FIG. 2 is a plan view showing the face of a typical digital wristwatch embodying the display device of the invention.
The personal inspirational display device of the invention comprises a free-running pulse generator 10, which, if the invention is embodied in a wristwatch, can be any source of continuous pulses. The pulse rate is not critical. However, the rate should be around one pulse per second or greater to insure that the pseudorandom nature of the display occurrences is preserved. In the preferred embodiment shown in FIG. 1, the pulse generator includes the time base generator of a conventional electronic wristwatch along with part of the frequency dividing circuitry of the watch. The output of the pulse generator is connected to drive a conventional time counter and display 11.
The orientation switch 12 is an attitude-sensitive switch which closes momentarily when the display device containing it is moved to a predetermined attitude. Suitable attitude-sensitive switches have been designed to activate digital wristwatch displays when the wearer's arm is moved to allow the watch face to be viewed. A suitable switch, using inertia-responsive swinging mallets, is described in U.S. Pat. No. 3,937,002, issued Feburary 10, 1976, the disclosure of which is incorporated by reference. A predetermined motion of the wearer's arm is required to activate the time display. Other suitable switches are described in U.S. Pat. Nos. 3,948,037 (gravity-actuated switches), 3,983,350 (conductive liquid), 4,095,408 (movable ball in conductive cylinder having off-axis conductive rod), 4,115,995 (movable ball), 4,036,007 (inertia switch) and 4,129,982 (mercury switch), the disclosures of which patents are also incorporated by reference.
Display 14 can be any electronically activated display capable of exhibiting a message for a limited time. The preferred form of the display is an alphanumeric LCD display having the capability of showing several characters simultaneously. Display 14 is driven by conventional driving and message memory circuitry 16. The memory is preferably a random access memory which can be user-programmed at any time by a message programming control 18. The memory and display circuitry activates display 14 to exhibit the programmed message in response to a signal in line 20, and causes the message display to continue so long as the signal in line 20 is present. The memory and display circuitry can be of the type capable of producing a moving message, i.e. one moving from right to left. A moving message display can accommodate a message consisting of a number of characters exceeding the number simultaneously displayed.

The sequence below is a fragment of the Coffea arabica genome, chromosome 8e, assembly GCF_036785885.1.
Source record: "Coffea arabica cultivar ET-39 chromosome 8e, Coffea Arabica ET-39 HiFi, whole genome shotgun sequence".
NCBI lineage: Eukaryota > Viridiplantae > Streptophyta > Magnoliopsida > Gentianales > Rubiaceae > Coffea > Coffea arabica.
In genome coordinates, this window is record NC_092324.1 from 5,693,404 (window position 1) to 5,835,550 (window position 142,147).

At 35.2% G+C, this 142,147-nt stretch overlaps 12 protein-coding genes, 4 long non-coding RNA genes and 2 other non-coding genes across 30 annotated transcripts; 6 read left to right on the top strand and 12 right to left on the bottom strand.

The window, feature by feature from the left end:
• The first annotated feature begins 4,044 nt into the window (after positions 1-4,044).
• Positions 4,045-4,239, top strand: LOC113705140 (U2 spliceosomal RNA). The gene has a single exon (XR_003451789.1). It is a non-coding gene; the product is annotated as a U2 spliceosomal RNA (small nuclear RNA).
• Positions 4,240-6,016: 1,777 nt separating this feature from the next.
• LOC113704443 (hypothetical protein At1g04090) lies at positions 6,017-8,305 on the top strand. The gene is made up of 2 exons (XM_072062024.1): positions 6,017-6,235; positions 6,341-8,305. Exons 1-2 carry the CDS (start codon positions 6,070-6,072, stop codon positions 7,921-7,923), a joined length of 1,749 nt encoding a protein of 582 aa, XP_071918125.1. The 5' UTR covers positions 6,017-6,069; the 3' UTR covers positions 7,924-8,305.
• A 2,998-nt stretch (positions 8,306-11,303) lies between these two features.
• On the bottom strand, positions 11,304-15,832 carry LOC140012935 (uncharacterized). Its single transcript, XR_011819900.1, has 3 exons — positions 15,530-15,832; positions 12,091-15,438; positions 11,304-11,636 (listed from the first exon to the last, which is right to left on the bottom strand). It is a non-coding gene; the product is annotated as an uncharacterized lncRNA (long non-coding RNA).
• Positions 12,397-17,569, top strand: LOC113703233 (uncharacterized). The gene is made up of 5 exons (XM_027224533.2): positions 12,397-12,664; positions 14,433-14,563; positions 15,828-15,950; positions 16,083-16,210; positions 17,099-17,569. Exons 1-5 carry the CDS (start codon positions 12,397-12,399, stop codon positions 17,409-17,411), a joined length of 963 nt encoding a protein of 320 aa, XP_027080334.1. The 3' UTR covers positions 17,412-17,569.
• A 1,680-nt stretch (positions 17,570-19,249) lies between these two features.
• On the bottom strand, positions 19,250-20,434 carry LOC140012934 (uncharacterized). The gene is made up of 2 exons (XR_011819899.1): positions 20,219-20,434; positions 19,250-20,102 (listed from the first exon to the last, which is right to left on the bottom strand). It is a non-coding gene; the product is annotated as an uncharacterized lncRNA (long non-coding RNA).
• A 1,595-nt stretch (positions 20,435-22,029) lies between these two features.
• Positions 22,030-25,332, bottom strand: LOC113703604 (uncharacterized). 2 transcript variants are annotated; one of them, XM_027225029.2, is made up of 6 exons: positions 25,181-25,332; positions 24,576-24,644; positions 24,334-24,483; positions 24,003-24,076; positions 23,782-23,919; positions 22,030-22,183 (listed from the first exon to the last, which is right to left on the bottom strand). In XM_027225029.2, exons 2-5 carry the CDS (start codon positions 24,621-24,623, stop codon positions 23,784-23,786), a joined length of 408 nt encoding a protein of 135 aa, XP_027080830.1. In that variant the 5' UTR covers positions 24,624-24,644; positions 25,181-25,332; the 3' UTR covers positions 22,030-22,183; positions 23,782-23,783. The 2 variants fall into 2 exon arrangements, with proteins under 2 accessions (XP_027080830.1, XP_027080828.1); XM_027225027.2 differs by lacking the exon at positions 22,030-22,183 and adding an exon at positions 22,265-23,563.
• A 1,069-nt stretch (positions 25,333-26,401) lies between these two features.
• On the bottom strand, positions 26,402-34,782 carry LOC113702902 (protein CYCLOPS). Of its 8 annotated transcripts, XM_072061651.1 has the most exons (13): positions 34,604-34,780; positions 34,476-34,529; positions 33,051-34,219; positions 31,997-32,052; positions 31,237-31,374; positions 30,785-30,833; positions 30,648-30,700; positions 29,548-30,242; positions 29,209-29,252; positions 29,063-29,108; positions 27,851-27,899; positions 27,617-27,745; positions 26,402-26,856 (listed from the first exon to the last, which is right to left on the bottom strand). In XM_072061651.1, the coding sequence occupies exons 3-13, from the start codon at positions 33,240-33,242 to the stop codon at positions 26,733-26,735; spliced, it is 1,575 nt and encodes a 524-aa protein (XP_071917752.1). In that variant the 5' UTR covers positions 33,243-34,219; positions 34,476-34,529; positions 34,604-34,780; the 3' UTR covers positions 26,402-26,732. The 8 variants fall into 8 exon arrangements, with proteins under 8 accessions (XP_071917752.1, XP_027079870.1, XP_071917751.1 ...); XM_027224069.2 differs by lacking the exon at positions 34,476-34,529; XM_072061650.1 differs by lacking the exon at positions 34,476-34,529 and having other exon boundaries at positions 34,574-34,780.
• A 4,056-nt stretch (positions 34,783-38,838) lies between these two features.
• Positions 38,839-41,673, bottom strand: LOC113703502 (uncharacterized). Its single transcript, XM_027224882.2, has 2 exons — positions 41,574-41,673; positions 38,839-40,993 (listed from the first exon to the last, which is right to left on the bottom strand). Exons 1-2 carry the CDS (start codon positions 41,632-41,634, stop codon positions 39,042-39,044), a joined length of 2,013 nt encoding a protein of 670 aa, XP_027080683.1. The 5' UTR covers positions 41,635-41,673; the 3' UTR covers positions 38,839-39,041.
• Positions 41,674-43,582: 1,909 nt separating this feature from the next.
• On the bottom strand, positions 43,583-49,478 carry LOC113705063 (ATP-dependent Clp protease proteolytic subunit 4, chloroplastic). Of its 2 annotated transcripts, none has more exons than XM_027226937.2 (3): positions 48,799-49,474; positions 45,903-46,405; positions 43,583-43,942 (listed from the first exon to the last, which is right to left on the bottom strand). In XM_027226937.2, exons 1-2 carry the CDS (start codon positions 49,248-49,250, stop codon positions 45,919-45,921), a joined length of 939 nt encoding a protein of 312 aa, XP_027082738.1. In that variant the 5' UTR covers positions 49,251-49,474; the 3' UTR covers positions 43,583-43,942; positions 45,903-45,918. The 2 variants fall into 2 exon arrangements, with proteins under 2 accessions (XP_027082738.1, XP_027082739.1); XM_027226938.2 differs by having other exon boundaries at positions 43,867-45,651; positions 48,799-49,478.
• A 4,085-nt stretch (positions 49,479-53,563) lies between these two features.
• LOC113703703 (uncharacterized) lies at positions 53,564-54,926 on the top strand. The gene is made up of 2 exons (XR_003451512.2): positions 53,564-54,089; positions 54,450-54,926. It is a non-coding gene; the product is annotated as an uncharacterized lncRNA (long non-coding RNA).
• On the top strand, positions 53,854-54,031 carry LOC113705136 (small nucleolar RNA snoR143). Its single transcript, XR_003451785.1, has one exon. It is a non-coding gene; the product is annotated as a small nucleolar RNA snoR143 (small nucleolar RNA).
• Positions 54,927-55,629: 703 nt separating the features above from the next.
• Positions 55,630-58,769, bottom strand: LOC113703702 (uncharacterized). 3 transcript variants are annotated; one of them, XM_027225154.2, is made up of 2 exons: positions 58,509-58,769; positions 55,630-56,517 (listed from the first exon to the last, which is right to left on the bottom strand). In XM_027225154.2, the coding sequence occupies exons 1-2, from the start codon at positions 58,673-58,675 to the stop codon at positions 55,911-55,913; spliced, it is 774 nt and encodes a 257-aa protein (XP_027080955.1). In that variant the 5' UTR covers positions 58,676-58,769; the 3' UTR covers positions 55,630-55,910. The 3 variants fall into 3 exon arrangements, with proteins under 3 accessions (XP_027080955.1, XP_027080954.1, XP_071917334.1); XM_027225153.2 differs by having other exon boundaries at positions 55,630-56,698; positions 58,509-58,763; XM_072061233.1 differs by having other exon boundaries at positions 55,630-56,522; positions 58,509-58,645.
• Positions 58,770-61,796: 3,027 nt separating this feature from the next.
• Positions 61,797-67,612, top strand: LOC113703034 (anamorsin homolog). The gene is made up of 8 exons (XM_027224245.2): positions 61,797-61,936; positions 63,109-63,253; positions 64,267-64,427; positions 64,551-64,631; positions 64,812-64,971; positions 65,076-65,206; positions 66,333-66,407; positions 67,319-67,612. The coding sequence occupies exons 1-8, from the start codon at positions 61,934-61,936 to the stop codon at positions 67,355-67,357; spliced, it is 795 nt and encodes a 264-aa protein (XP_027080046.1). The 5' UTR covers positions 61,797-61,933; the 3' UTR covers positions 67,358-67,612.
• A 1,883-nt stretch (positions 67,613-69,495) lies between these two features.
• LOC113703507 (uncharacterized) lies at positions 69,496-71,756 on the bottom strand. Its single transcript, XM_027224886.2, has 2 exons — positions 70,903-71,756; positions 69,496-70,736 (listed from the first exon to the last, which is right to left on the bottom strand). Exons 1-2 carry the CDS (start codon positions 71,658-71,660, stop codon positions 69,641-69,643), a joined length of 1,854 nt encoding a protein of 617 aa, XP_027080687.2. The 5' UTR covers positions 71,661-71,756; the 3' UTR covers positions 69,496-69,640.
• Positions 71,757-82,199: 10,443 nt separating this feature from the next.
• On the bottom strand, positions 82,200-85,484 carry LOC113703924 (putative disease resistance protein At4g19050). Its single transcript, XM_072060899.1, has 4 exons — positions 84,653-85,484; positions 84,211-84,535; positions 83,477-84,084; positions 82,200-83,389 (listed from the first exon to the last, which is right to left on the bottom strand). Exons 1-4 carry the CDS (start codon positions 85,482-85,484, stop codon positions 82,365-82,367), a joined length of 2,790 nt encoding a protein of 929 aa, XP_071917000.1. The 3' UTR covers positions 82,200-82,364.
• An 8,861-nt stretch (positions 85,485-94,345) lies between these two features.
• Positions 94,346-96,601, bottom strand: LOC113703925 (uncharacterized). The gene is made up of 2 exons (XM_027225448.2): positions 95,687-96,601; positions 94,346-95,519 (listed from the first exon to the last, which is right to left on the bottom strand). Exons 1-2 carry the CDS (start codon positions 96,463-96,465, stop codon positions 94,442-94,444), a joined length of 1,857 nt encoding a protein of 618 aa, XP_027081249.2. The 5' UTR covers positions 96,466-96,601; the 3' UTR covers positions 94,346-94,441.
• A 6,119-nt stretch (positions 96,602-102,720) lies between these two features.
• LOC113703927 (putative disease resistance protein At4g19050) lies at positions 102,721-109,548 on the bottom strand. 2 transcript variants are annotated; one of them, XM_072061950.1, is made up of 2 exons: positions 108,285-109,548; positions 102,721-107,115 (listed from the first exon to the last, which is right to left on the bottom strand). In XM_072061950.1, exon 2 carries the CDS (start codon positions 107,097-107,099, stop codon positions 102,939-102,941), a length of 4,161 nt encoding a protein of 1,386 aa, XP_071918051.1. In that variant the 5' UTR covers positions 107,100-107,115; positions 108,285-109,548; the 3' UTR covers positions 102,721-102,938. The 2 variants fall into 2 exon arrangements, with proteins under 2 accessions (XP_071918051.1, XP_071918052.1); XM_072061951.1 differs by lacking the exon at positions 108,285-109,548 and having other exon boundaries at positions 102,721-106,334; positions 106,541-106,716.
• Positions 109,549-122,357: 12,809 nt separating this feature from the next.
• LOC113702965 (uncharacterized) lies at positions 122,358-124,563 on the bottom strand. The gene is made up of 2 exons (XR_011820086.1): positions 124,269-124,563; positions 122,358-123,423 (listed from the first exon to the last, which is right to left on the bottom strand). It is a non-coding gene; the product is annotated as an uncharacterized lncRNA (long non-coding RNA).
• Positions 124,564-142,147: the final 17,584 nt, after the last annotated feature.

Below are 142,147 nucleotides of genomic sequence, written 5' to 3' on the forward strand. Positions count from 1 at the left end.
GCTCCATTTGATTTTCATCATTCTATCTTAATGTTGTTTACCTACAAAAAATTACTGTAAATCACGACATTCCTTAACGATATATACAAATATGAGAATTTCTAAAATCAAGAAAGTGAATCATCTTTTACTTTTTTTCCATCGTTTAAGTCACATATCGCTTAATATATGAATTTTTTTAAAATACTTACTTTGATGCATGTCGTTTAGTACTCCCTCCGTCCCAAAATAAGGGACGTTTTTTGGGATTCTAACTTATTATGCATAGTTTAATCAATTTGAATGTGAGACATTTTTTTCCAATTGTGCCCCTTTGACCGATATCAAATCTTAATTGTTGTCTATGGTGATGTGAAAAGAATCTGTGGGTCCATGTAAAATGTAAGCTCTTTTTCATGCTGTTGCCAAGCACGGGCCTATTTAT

The entire display and its associated electronic circuitry are preferably incorporated into a wristwatch 22 as shown in FIG. 2. The time display is indicated at 24, and a moving message display is indicated at 26.
The logic circuitry for activating the message display is shown in FIG. 1 and comprises a pair of divide-by-three ring counters 28 and 30. Counter 28 receives the continuous pulse train output of pulse generator 10. It has three output lines which are activated in succession as the count proceeds. Only one of the output lines is activated or "high" at any given time. These outputs are delivered to a buffer register 32, which also has three outputs. The three outputs of the buffer memory are normally low. However, when a latch input line 34 goes high, the buffer holds the last count received from ring counter 28, and the output of the buffer corresponding to that count goes high and is held high. The other two outputs of the buffer are held low. The buffer outputs are held until the latch input returns to a low condition.